Seeking Judicial Dissolution of a California LLC

Under California’s Limited Liability Company (LLC) law, a manager or member is entitled to seek a judicial order dissolving the LLC. Such action is available when any of certain events occur:

(1) It is not reasonably practicable to carry on the business in conformity with the articles of organization or operating agreement;
(2) Dissolution is reasonably necessary for the protection of the rights or interests of the complaining members;
(3) The business of the limited liability company has been abandoned;
(4) The management of the limited liability company is deadlocked or subject to internal dissension; or
(5) Those in control of the limited liability company have been guilty of, or have knowingly countenanced, persistent and pervasive fraud, mismanagement, or abuse of authority.

Those LLC members opposing dissolution, however, have the ability to halt the action by conducting a “buyout”—i.e., “by purchasing for cash the membership interests owned by the members so initiating the [dissolution] proceeding … at their fair market value.”

Does an LLC Dissolution Vote Extinguish Buyout Rights?

Notably, dismissal of the dissolution action does not prevent any buyout from moving forward. But what if—instead of dismissing the dissolution action—the members favoring dissolution simply vote for it? Section 17707.01 of the Corporations Code states that “[a] limited liability company is dissolved, and its activities shall be wound up, upon the happening of the first to occur of the following: … (b) By the vote of 50 percent or more of the voting interests of the members of the limited liability company or a greater percentage of the voting interests of members as may be specified in the articles of organization, or a written operating agreement.” Would such a vote defeat the buyout attempt?

This was the question raised by a recent case in the California Court of Appeal. The LLC members were hopelessly divided on whether or not to sell its only asset. Members holding 50% sued for dissolution, but the dissenting 50% members managed to stay the case so they could conduct a buyout. While the motion for stay was pending, however, the plaintiffs (again, holding 50% of voting interests), voted for dissolution pursuant to section 17707.01(b). Nevertheless, the court continued to move forward with the buyout.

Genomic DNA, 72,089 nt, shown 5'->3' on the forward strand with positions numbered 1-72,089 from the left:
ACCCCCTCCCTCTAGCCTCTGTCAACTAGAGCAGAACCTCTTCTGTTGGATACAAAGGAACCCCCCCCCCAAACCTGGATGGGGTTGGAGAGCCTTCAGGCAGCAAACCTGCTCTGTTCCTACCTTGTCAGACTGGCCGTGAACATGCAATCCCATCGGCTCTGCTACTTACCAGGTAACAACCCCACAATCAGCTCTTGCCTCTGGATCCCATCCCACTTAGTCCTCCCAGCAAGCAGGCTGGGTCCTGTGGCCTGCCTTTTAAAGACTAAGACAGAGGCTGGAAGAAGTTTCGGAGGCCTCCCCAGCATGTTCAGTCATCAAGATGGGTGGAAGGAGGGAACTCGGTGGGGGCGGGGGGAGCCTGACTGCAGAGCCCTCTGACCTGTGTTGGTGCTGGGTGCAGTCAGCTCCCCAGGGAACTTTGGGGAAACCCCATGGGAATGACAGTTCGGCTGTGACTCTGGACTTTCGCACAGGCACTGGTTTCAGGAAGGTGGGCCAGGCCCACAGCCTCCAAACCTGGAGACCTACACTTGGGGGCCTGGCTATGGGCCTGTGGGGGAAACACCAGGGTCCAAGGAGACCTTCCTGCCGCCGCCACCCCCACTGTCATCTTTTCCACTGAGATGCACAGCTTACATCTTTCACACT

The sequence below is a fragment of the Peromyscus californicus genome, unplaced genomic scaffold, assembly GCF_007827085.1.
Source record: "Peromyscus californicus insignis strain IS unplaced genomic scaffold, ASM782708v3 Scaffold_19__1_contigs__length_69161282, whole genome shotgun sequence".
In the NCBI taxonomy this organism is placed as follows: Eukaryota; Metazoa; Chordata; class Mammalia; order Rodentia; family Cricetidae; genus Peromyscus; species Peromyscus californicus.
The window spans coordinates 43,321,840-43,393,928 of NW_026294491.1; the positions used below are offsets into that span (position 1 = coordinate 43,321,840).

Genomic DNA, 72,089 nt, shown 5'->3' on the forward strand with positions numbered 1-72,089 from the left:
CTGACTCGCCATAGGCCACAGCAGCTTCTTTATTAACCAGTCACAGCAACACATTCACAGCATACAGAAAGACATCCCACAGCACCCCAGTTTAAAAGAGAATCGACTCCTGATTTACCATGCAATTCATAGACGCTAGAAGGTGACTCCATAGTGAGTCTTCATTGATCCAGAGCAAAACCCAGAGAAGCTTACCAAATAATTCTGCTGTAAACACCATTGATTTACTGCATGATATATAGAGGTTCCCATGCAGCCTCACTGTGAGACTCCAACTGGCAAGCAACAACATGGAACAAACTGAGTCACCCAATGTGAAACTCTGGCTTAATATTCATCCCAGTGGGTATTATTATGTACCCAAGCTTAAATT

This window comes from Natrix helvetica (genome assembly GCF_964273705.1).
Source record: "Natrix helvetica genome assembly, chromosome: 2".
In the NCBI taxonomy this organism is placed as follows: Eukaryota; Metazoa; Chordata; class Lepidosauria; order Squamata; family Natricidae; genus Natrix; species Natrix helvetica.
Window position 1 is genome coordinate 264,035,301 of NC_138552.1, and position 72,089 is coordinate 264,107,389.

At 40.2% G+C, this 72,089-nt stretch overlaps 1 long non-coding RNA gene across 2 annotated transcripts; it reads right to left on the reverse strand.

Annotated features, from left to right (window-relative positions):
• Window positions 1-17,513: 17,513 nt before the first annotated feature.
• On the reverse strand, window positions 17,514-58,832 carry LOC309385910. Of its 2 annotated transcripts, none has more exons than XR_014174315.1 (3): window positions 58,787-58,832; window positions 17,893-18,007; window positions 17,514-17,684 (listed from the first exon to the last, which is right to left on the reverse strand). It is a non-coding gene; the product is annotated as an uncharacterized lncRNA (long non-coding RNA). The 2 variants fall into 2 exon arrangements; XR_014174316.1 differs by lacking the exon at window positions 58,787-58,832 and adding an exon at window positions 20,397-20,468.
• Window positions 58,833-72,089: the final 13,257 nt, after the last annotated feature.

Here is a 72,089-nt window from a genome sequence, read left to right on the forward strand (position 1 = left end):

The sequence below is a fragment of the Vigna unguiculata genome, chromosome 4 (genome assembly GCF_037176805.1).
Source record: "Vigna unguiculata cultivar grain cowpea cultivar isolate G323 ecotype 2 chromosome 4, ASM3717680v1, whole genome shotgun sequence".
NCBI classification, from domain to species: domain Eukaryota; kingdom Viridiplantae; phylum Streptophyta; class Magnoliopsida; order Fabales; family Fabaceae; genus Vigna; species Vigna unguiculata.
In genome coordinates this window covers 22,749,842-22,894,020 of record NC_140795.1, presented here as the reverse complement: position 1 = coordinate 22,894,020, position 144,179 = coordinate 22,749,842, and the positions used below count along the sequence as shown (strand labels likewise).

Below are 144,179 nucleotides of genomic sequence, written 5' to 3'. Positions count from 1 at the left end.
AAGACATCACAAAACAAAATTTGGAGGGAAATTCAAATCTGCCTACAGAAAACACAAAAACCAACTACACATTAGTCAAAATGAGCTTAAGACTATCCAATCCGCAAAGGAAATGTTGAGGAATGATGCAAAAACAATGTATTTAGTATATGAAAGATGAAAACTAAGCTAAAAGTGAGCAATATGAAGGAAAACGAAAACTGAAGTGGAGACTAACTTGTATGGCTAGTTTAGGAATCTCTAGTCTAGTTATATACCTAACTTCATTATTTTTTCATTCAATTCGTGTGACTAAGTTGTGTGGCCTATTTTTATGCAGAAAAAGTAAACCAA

The Court of Appeal, however, granted plaintiffs’ writ of supersedeas and ordered the trial court to dismiss the buyout proceeding as moot, explaining that:

The statute states unequivocally that an LLC “is dissolved, and its activities shall be wound up, upon the happening of the first to occur” of the events listed, one of which is a vote to dissolve. (§17707.01.) Before that vote, defendants filed their buyout motion in the judicial dissolution proceeding, but we see nothing in the statute or other law to suggest that the mere filing of the buyout motion somehow operated to prevent members from voting to dissolve the LLC. The buyout procedure did not begin until the court ordered the stay of the dissolution proceeding 39 days after the vote to dissolve. Under the statute, the LLC was dissolved in accordance with that vote, and its activities are now required to be wound up.

Thus, a proper vote to dissolve an LLC extinguishes the right of dissenting members to prevent dissolution via a buyout, at least where the vote precedes the commencement of the buyout procedure, and even if a motion for the buyout precedes the vote.

The Rule is Different for California Corporations

The Court noted that this rule for LLCs—i.e., where the vote extinguishes buyout rights—is different from that which applies to California corporations. In the latter case, if shareholders representing only 50 percent of the voting power of the corporation vote to dissolve, holders of the other 50 percent still retain the right to avoid dissolution by buying them out.